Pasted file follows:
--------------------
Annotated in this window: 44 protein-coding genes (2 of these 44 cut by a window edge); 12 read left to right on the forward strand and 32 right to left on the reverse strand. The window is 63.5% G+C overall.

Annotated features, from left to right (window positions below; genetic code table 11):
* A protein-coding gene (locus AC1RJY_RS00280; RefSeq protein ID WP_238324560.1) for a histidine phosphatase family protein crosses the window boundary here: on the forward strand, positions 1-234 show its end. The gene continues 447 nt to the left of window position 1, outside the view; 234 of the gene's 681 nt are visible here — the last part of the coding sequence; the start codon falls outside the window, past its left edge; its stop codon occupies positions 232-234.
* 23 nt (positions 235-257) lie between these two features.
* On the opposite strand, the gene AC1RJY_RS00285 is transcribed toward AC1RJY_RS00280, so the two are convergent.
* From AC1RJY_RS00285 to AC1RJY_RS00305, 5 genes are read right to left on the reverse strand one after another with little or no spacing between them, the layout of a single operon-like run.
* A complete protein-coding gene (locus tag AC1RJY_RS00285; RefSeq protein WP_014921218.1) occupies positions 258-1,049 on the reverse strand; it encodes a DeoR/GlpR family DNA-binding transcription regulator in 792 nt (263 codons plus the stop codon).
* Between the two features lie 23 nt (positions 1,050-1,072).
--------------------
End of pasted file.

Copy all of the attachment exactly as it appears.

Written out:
Annotated in this window: 44 protein-coding genes (2 of these 44 cut by a window edge); 12 read left to right on the forward strand and 32 right to left on the reverse strand. The window is 63.5% G+C overall.

Annotated features, from left to right (window positions below; genetic code table 11):
* A protein-coding gene (locus AC1RJY_RS00280; RefSeq protein ID WP_238324560.1) for a histidine phosphatase family protein crosses the window boundary here: on the forward strand, positions 1-234 show its end. The gene continues 447 nt to the left of window position 1, outside the view; 234 of the gene's 681 nt are visible here — the last part of the coding sequence; the start codon falls outside the window, past its left edge; its stop codon occupies positions 232-234.
* 23 nt (positions 235-257) lie between these two features.
* On the opposite strand, the gene AC1RJY_RS00285 is transcribed toward AC1RJY_RS00280, so the two are convergent.
* From AC1RJY_RS00285 to AC1RJY_RS00305, 5 genes are read right to left on the reverse strand one after another with little or no spacing between them, the layout of a single operon-like run.
* A complete protein-coding gene (locus tag AC1RJY_RS00285; RefSeq protein WP_014921218.1) occupies positions 258-1,049 on the reverse strand; it encodes a DeoR/GlpR family DNA-binding transcription regulator in 792 nt (263 codons plus the stop codon).
* Between the two features lie 23 nt (positions 1,050-1,072).